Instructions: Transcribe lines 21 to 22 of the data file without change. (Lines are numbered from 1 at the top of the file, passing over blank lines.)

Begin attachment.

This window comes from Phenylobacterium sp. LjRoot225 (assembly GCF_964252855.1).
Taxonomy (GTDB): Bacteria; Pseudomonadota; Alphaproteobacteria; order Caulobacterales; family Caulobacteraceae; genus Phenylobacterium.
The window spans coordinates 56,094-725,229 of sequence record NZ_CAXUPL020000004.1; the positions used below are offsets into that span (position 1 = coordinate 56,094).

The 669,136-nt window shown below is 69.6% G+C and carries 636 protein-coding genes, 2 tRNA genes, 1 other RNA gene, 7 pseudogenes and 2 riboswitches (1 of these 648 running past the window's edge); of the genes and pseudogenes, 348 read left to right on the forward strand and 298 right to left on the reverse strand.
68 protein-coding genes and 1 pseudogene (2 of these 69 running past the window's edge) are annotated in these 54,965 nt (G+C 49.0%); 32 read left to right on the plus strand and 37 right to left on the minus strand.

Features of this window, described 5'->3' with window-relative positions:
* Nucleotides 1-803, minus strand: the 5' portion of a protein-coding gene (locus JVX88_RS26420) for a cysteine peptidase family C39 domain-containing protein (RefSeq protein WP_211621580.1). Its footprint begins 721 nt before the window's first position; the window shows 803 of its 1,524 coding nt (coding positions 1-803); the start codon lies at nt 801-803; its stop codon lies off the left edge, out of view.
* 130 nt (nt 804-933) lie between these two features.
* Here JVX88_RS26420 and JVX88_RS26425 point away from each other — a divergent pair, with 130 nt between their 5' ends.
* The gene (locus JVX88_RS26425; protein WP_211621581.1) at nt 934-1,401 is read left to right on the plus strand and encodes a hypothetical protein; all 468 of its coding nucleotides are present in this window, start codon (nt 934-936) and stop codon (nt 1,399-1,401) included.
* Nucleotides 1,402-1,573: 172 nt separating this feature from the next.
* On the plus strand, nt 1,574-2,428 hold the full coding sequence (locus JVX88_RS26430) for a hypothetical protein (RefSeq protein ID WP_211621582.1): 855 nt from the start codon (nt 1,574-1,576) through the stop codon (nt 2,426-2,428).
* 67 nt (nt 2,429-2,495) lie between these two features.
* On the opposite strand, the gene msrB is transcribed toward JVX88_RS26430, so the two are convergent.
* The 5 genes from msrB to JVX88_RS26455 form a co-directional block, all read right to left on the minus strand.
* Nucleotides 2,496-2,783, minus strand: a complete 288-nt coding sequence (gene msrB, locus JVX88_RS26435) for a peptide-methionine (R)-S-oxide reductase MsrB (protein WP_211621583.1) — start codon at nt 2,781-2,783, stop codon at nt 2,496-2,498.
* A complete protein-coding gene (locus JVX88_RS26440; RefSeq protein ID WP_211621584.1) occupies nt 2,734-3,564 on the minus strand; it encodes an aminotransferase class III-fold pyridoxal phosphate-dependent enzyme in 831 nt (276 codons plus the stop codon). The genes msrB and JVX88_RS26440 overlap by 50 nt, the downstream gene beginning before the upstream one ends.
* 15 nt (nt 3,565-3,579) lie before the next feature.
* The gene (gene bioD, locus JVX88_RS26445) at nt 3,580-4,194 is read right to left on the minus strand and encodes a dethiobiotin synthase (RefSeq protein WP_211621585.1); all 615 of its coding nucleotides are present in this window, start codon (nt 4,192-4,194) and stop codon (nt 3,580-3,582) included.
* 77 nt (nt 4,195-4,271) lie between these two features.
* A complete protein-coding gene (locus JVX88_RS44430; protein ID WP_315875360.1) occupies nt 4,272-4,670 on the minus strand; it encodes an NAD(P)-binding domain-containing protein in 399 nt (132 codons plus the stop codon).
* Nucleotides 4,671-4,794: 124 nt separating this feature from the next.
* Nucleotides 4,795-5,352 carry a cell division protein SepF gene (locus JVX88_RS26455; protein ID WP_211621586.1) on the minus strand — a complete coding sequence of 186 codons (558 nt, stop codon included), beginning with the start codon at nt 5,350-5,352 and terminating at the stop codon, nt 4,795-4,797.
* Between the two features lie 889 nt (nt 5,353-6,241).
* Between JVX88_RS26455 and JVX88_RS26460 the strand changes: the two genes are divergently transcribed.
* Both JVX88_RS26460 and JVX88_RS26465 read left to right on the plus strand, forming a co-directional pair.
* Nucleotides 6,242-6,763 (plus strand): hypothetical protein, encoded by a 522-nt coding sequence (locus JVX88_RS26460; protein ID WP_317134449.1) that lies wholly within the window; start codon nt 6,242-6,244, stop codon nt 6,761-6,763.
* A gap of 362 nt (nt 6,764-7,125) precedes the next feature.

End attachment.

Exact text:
* A complete protein-coding gene (locus JVX88_RS44430; protein ID WP_315875360.1) occupies nt 4,272-4,670 on the minus strand; it encodes an NAD(P)-binding domain-containing protein in 399 nt (132 codons plus the stop codon).
* Nucleotides 4,671-4,794: 124 nt separating this feature from the next.